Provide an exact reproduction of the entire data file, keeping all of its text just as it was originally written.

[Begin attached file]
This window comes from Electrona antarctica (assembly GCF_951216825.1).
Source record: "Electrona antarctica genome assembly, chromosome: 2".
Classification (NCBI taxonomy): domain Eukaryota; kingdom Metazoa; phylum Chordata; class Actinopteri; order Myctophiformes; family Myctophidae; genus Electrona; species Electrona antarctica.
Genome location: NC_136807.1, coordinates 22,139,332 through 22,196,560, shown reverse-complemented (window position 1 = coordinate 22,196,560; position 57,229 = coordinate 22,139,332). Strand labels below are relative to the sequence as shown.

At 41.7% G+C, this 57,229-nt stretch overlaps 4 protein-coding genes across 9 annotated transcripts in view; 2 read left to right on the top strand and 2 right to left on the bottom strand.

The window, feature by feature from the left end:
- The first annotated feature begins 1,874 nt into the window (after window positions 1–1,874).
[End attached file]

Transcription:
This window comes from Electrona antarctica (assembly GCF_951216825.1).
Source record: "Electrona antarctica genome assembly, chromosome: 2".
Classification (NCBI taxonomy): domain Eukaryota; kingdom Metazoa; phylum Chordata; class Actinopteri; order Myctophiformes; family Myctophidae; genus Electrona; species Electrona antarctica.
Genome location: NC_136807.1, coordinates 22,139,332 through 22,196,560, shown reverse-complemented (window position 1 = coordinate 22,196,560; position 57,229 = coordinate 22,139,332). Strand labels below are relative to the sequence as shown.

At 41.7% G+C, this 57,229-nt stretch overlaps 4 protein-coding genes across 9 annotated transcripts in view; 2 read left to right on the top strand and 2 right to left on the bottom strand.

The window, feature by feature from the left end:
- The first annotated feature begins 1,874 nt into the window (after window positions 1–1,874).